MARK-ANTHONY TURNAGE (b.1960): Twice Through the Heart for Mezzo-Soprano and Orchestra (Sarah Connolly), The Torn Fields for Baritone and Large Ensemble (Gerald Finley), Hidden Love Song for Soprano Saxophone and Orchestra (Martin Robertson).
Catalogue Number: 03J098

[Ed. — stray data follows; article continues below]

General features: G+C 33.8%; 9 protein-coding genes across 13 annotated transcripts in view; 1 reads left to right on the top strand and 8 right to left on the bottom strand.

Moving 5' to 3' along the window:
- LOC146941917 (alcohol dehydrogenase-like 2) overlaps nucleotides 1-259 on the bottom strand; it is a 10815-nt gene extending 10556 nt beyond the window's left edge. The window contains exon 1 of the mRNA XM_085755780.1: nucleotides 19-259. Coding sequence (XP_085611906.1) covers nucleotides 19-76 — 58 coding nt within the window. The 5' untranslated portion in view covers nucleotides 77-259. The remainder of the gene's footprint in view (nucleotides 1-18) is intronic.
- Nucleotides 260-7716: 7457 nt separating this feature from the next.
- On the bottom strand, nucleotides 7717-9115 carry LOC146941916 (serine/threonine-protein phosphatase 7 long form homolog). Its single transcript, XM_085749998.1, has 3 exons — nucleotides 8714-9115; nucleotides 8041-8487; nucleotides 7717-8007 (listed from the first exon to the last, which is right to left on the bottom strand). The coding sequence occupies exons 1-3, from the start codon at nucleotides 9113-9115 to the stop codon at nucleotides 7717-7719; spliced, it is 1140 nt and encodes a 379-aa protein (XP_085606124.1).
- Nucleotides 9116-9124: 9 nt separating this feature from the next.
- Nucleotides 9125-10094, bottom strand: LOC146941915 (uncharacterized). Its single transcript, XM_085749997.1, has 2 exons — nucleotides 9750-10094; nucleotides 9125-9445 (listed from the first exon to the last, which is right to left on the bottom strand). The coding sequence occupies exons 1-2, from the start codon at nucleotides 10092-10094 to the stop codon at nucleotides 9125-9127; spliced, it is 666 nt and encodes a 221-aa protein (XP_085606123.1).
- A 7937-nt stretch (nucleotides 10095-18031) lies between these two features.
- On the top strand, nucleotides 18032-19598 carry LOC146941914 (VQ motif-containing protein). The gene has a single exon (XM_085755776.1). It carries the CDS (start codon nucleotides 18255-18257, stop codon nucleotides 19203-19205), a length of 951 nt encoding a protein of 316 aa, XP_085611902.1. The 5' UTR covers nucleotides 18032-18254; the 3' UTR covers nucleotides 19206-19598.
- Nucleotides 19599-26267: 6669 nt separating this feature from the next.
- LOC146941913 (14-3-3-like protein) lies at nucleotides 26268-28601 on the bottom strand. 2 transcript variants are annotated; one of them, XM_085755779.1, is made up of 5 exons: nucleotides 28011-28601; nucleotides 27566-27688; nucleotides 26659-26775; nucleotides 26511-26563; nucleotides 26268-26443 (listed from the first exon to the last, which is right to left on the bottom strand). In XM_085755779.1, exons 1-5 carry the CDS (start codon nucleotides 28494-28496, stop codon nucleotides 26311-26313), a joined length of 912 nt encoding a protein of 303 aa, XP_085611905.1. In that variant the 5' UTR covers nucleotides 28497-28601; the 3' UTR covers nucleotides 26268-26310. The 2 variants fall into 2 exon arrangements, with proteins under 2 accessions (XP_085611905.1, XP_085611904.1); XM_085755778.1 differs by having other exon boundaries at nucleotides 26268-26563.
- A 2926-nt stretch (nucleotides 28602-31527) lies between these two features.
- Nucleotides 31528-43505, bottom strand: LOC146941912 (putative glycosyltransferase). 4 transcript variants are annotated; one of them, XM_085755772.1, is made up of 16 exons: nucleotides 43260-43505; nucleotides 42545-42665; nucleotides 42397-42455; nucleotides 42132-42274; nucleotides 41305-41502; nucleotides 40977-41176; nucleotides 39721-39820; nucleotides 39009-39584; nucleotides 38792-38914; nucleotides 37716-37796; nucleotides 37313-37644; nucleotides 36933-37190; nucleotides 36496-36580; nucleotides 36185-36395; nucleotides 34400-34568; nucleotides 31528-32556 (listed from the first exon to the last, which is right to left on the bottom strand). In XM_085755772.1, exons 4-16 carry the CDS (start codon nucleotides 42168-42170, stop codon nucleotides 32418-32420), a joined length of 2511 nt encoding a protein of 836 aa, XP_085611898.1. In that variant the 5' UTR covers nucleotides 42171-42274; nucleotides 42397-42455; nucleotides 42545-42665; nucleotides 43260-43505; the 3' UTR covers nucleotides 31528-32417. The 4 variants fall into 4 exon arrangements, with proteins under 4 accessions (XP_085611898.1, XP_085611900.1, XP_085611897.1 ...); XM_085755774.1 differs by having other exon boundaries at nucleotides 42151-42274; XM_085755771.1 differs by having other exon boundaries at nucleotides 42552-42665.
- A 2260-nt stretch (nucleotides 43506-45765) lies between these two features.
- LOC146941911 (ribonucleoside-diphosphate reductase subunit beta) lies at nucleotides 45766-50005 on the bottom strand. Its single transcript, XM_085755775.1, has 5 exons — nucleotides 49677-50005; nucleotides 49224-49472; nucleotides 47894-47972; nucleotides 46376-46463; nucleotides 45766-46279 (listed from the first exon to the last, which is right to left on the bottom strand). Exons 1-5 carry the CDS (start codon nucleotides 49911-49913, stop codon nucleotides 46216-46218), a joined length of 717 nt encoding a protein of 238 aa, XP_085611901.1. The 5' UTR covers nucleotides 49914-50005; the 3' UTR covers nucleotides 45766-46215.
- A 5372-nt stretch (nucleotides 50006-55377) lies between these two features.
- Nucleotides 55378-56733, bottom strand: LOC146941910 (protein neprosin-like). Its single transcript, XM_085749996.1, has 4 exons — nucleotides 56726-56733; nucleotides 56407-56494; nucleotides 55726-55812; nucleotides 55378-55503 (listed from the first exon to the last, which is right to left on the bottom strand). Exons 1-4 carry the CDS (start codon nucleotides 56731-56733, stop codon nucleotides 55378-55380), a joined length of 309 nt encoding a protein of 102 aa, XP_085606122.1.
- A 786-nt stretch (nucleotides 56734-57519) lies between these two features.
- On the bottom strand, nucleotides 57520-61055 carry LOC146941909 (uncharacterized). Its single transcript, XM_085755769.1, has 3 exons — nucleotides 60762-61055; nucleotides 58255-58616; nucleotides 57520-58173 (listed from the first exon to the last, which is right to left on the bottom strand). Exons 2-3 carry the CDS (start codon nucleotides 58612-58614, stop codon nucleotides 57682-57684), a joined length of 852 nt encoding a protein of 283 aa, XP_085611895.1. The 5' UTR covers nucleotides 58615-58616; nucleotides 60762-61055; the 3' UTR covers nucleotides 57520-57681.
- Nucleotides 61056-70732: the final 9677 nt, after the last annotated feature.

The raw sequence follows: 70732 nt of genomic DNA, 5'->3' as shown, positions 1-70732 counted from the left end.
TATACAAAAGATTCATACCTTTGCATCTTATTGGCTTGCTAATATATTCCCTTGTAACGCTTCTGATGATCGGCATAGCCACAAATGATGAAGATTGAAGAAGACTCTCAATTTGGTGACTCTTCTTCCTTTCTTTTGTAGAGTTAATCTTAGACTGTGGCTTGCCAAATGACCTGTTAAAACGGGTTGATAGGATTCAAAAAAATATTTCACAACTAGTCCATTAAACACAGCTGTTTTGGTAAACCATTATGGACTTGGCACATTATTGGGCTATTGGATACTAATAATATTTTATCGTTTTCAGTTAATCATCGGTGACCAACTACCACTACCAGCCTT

Description: Turnage has displayed a penchant for choosing extramusical themes for his works that virtually guarantee a certain visceral response from the listener, and adapting them to musical utterance that ensures that this will be so. No exception in the two main works here; the murder of an abusive spouse and war - specifically World War I - provide the raw material here. Twice sets verse by Jackie Kay, based on the account of a woman who had stabbed her emotionally and physically abusive husband. Although the subject is harrowing and the piece does not shy away from depicting the woman's tormented state of mind, there is an absence of histrionic violence in the work; rather a tense, brooding sense of melancholy. Combining this with the solo line's swooping lyricism, the overall impression is of a surprisingly introspective, even tender and sympathetic examination of the drama. The Torn Fields opens with enigmatic, Brittenesque fanfares. Setting five World War I poems highlighting the waste and uselessness of war, this is a dark-textured work of savage irony but again, largely restrained in terms of violent expression, alternating restless agitation and hopeless resignation. Turnage's idiom is profoundly tonal; the vocal writing superbly expressive. One is reminded frequently not only of Britten, but also Tippett, and at times, Shosta-kovich. Love Song is a gentle rhapsody, tinged with melancholy, etched in clear, translucent textures. Texts included. London Philharmonic Orchestra; Marin Alsop.